After working tirelessly to build successful MSPs, some senior level managers and executives are leaving the IT channel to join slower moving corporate IT departments. Concerns about the trend surfaced during private ChannelE2E conversations at Cisco Partner Summit 2016 this week in San Diego.
In one case, the CEO of an MSP said he has lost two of his top lieutenants to corporate IT departments in recent months. The CEO expected those employees to be "lifers" at the MSP because they were well compensated and working on the leading edge of IT. The departures, he said, involved life-work balance and the perceived slower pace in the corporate IT world.
"When you're here , you're working with so many different platforms and balancing so many different challenges at a really high pace," the CEO said. In stark contrast, corporate IT departments tend to have more standardized platforms and a slower pace of life, the CEO surmised.
I digested the sounds bites for a few hours then poked around elsewhere at Cisco Partner Summit. During two impromptu conversations, I raised the talent issue with other IT service providers at the conference. Sure enough, CEOs from the two companies mentioned recent talent loss to corporate IT departments. One involved a 50-person MSP in Northern California. Another involved a 120-person VAR with a managed services practice in Ohio.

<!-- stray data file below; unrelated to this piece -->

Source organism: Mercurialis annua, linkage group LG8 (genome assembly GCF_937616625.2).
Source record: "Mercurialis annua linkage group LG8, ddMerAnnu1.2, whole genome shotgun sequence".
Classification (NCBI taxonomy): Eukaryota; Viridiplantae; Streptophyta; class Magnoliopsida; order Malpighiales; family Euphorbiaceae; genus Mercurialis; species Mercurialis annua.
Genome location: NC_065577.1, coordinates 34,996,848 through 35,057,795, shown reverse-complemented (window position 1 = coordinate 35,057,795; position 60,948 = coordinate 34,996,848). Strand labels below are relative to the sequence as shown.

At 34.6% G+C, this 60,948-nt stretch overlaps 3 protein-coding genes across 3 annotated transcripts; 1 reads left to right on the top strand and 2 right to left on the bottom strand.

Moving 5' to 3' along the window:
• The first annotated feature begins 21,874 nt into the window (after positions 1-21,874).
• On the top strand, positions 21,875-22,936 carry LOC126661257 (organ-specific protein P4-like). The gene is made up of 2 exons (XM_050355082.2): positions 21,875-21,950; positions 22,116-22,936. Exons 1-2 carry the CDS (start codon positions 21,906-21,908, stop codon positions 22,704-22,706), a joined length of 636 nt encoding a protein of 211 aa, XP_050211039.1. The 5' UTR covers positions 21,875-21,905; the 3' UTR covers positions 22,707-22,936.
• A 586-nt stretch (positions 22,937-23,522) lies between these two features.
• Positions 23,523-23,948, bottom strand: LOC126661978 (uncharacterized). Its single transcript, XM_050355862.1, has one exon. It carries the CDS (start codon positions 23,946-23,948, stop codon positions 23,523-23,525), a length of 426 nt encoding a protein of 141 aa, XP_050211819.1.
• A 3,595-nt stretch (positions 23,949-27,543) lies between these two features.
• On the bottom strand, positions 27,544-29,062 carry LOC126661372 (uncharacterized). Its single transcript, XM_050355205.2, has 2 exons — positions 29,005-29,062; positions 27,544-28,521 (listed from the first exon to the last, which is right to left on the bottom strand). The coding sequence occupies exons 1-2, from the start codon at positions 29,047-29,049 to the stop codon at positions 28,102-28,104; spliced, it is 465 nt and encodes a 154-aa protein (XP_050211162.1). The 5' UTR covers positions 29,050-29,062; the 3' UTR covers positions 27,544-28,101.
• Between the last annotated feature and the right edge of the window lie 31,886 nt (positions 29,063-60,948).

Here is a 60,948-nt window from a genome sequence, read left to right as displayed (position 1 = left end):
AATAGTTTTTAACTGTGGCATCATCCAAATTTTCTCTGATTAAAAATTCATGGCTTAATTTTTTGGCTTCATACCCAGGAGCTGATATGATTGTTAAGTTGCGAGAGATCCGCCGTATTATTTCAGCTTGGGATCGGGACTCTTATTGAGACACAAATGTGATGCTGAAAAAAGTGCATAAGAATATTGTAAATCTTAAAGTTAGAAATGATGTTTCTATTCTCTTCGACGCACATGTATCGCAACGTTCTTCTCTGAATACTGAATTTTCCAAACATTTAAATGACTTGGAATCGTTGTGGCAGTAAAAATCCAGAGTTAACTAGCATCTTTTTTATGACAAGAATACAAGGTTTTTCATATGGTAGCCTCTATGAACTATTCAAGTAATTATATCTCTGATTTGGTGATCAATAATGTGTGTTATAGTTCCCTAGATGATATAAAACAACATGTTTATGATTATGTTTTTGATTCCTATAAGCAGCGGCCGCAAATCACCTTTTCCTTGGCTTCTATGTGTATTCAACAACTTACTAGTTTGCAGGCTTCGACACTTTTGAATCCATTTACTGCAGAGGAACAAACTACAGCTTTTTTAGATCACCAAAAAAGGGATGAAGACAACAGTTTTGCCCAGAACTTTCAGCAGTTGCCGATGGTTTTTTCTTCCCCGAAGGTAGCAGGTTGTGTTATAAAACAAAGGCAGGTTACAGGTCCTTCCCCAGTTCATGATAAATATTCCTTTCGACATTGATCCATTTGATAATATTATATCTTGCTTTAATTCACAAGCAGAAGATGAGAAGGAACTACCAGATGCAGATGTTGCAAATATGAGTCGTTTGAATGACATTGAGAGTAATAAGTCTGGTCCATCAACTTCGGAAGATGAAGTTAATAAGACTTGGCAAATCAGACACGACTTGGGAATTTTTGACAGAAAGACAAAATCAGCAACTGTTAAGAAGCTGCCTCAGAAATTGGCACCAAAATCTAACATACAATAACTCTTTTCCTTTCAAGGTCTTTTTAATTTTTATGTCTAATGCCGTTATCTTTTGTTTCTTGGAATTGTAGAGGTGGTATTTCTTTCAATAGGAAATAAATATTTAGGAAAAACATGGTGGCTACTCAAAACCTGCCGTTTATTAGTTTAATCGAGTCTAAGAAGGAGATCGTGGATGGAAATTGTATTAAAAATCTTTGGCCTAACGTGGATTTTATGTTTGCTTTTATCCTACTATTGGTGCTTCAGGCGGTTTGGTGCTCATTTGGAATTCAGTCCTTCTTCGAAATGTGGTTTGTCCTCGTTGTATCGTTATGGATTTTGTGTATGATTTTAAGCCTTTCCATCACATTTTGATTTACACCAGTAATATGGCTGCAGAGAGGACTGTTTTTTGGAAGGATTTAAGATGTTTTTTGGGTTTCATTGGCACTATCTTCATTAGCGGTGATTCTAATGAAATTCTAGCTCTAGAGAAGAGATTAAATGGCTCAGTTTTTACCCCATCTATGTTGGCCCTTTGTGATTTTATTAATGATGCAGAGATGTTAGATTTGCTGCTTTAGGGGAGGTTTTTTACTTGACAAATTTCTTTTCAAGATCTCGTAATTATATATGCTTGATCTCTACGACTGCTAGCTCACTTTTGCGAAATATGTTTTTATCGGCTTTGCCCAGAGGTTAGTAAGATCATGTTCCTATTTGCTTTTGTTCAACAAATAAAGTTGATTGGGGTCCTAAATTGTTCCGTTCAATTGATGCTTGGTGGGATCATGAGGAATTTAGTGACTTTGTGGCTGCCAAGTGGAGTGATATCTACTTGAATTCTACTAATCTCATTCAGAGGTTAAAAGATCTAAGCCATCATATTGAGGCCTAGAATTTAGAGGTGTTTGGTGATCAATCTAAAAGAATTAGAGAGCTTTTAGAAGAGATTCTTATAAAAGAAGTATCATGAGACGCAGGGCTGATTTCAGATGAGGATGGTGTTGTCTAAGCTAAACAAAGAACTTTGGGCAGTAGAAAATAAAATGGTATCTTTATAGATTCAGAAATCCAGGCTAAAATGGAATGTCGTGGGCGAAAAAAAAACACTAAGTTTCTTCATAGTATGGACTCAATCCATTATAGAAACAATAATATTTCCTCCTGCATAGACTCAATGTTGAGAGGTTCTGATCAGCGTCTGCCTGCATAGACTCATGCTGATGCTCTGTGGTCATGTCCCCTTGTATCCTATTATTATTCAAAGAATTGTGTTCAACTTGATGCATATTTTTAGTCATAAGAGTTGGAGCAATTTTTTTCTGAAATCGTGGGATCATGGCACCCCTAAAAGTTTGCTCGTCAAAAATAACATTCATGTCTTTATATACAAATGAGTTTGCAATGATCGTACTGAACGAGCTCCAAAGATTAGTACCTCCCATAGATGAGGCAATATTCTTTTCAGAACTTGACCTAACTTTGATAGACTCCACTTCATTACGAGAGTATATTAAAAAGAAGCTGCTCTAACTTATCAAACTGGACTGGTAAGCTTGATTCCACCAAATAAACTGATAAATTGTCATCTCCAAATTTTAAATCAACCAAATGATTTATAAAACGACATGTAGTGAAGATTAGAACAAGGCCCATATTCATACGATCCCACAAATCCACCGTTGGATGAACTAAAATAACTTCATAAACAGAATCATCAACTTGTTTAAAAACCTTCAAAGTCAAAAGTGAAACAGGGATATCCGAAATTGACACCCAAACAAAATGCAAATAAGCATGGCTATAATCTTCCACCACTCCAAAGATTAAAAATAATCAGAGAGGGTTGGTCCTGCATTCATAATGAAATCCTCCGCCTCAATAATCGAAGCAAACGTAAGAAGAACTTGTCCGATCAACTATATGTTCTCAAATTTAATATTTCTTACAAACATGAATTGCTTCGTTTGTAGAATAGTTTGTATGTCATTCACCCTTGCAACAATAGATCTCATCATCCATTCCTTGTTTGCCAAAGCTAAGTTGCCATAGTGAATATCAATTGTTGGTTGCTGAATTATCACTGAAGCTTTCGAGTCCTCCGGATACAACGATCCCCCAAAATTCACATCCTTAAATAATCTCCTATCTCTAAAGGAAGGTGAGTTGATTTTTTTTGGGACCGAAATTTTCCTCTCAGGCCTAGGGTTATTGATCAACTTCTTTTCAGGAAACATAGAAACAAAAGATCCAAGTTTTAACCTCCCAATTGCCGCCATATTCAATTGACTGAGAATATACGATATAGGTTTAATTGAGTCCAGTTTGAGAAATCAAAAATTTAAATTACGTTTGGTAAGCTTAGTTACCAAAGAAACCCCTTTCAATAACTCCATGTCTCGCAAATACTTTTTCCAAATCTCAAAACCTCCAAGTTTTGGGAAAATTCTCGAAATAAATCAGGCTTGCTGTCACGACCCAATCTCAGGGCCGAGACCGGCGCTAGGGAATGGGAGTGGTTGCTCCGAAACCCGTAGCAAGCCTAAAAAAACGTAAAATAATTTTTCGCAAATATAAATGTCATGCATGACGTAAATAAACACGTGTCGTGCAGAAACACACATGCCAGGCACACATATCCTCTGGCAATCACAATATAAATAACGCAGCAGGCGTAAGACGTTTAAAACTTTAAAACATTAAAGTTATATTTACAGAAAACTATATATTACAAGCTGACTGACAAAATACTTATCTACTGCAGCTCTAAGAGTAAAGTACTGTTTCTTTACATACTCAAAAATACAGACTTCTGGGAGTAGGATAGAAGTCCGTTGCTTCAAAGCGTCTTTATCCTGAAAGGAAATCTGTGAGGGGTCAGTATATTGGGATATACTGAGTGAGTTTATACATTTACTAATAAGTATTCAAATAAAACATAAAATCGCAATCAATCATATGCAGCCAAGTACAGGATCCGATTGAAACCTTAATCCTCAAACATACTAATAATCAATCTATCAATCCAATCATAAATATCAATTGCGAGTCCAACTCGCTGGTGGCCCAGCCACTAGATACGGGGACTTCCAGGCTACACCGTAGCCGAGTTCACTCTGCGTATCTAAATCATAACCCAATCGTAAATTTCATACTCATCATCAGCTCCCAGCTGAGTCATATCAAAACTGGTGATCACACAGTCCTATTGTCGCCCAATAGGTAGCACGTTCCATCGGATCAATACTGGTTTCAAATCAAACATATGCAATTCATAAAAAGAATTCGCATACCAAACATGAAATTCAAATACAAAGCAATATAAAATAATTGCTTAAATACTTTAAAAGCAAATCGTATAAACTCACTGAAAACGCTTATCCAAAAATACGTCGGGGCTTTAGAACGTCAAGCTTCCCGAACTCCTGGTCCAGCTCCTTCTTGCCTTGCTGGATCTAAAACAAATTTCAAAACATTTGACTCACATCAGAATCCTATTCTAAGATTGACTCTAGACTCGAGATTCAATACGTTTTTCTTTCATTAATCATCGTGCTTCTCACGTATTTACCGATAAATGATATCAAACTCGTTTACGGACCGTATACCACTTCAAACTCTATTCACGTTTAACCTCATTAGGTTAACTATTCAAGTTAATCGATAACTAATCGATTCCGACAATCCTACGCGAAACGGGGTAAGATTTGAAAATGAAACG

In all three cases, the CEOs said they are now brainstorming ways to address the talent challenge. All three MSPs already offer strong benefits (healthcare, retirement plans, etc.) and more. All three also said it's reality-check time: Can long-term MSP employees really maintain their current pace, workloads, etc.?
Scaling back workloads often isn't an option, the executives said, because so much of a typical MSP already has automated processes in place. The other key strategy, two executives said, involves building a farm team of talent -- and making sure there are succession plans in place for each key employee.
As of September 2015, the U.S. unemployment rate was about 5.1 percent, but the IT unemployment rate was 2.9 percent, according to Upp. The result: Executive recruiters, HR departments and talent management experts are scouring the market to find IT talent for vacant positions. And in some cases, it sounds like corporate IT departments are tapping into the MSP labor pool.